If only Rick and Lori knew how to work through their marital problems and let the zombie apocalypse be their guide, their marriage (and Lori) may have actually survived. Unlike the characters in The Walking Dead, Urban Fantasy author, Jesse Petersen, uses the zombie apocalypse as therapy for her characters in her Living with the Dead series. The author just released her latest book, The Zombie Whisperer, on Amazon. Petersen took the time out of her busy schedule to guest post about the zombie world she created for readers interested in a different kind of zombie tale. Check out the post below:
First off, thanks to Mandy for having me here on her blog. This is all part of a big celebration for me. The final book in my Living With the Dead zombie comedy series, THE ZOMBIE WHISPERER, was published January 15.
Normally I write books with different protagonists in each story. Living With the Dead is the first series I’ve written where the main characters travel along through four stories. In fact, each story follows how they use the zombie apocalypse as therapy of sorts.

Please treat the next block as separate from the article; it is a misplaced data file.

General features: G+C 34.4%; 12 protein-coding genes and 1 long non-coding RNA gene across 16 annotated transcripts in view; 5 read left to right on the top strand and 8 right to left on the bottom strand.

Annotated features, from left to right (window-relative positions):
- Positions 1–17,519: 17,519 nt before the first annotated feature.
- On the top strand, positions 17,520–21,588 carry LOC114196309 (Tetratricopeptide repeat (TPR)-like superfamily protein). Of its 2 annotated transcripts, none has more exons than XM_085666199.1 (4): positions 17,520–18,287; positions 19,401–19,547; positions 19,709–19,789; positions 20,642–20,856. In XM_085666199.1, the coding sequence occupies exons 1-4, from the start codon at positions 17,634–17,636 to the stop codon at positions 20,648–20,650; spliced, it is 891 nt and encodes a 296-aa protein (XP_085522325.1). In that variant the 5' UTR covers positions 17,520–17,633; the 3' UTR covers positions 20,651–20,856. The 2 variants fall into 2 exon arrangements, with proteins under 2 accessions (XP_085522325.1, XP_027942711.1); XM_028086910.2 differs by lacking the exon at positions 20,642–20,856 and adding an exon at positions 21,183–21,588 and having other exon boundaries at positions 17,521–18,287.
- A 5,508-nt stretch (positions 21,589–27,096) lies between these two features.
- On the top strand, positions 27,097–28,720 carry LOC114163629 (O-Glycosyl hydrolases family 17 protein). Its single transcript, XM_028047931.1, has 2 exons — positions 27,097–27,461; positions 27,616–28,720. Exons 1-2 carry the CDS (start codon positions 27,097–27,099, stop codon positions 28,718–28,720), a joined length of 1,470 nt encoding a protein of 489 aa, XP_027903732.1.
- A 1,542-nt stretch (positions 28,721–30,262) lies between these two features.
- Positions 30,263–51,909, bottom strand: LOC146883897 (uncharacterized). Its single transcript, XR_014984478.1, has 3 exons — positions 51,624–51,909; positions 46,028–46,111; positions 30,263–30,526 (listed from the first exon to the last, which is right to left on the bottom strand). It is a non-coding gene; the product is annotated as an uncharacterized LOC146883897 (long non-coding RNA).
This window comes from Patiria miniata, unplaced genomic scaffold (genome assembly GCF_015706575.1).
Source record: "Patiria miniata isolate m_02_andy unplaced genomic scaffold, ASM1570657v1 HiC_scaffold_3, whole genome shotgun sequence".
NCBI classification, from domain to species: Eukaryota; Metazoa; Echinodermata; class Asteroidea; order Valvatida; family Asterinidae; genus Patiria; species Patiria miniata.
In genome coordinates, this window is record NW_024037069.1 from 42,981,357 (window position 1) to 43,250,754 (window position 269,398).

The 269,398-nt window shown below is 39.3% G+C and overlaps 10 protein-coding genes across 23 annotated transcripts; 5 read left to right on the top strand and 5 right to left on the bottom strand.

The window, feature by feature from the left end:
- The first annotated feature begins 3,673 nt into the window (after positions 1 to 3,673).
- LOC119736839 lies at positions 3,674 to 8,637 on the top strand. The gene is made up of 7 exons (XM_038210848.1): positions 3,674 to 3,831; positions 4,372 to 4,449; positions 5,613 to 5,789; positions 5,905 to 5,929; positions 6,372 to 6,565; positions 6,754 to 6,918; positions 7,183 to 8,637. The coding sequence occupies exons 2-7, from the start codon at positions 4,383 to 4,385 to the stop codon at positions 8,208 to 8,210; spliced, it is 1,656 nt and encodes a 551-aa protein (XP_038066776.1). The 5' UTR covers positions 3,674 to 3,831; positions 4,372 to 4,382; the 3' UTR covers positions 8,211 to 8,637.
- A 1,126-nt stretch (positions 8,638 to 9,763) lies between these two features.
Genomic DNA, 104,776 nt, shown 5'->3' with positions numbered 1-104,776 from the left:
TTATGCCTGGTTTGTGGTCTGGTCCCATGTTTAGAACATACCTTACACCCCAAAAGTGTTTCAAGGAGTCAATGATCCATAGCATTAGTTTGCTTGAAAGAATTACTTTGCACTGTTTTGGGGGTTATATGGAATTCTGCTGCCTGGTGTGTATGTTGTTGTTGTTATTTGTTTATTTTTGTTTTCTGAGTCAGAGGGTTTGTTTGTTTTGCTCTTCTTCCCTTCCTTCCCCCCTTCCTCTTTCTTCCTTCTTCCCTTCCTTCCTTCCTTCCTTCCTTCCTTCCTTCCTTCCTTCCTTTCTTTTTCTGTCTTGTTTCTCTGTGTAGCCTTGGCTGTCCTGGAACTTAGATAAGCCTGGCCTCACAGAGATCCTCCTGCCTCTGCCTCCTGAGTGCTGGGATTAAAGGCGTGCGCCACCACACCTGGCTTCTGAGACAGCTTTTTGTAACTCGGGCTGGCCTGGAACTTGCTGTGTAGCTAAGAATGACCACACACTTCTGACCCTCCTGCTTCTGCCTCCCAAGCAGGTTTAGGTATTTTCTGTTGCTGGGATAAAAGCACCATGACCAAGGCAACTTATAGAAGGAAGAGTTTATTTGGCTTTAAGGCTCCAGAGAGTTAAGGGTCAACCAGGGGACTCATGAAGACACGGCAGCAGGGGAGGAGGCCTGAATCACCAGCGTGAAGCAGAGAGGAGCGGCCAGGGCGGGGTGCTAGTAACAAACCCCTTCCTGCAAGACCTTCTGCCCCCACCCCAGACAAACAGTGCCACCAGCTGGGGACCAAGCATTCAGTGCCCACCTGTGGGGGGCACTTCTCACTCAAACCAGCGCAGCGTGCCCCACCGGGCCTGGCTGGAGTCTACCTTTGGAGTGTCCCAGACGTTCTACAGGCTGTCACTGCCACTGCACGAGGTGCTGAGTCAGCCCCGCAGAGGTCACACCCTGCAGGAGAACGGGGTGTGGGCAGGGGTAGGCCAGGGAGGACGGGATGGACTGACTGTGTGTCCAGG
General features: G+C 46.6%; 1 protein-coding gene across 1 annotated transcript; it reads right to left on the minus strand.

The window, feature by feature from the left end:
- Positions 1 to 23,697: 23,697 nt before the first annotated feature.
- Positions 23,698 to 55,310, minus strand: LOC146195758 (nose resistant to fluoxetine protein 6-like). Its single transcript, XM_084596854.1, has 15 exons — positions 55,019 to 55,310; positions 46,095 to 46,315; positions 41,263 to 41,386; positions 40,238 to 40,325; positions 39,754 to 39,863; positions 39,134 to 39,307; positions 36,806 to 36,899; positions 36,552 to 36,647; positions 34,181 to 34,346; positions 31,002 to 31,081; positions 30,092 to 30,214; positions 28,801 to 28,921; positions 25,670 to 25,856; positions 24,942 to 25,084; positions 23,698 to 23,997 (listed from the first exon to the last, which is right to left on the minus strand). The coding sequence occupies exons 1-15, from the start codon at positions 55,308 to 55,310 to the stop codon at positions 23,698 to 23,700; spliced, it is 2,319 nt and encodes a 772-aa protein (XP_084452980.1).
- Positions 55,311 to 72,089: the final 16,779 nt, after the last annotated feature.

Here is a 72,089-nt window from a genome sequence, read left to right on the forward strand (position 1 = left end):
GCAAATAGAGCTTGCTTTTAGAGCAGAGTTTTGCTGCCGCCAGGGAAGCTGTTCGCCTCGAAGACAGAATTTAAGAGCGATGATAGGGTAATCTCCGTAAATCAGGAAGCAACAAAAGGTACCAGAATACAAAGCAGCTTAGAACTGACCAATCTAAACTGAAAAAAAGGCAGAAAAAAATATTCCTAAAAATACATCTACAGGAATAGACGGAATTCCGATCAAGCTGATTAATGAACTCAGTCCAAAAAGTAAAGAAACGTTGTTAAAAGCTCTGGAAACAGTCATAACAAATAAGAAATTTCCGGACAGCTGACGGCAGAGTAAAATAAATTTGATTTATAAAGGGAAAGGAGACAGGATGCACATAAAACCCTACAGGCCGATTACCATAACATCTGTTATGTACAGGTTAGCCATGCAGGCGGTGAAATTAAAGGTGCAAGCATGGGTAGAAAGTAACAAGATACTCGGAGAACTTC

In the first book (Married With Zombies), I worked on their marriage. They’re about to break up, but the zombie apocalypse forces them to work together, accept each other’s strengths and their own weaknesses and bond like only a crushing fear of death can do. In the second (Flip This Zombie), our hero and heroine started a business in the zombie apocalypse. So what else would they learn about during their journey than good practices? There’s nothing like a zombie apocalypse to make you yearn for success. Also for a good shotgun. In the third (Eat Slay Love), they took a more general “self-help” approach. Getting more Zen is important when there are zombies outside. And in the fourth and final book (The Zombie Whisperer), Dave and Sarah ponder parenthood and all the advice they need to raise a child in an apocalypse.
It’s all very silly and fun and hopefully funny, of course, but I do actually think the reason why people have responded so strongly to the books is that they can relate. When things are great in the world and in our lives, we don’t learn a whole lot about ourselves.
But under the worst of circumstances, we tend to show our true colors as humans. And if we’re lucky, we improve those true colors. Dave and Sarah, rushing through a zombie apocalypse, trying to keep themselves alive and each other alive, are just human. They can be obnoxious and mean to each other and make stupid decisions now and then. But they grow. They change. They help each other see the best and worst in themselves.
And maybe that’s why all those self-help books sell so well, too. We’re all just looking for a catalyst to change, to become better people. Who knew it would be mindless, sprinting, goo-spewing zombies that would be the ticket?
So my question to all of you is, do you think a zombie apocalypse would be a catalyst for positive change in your own life? Aside from the possibly dying and all…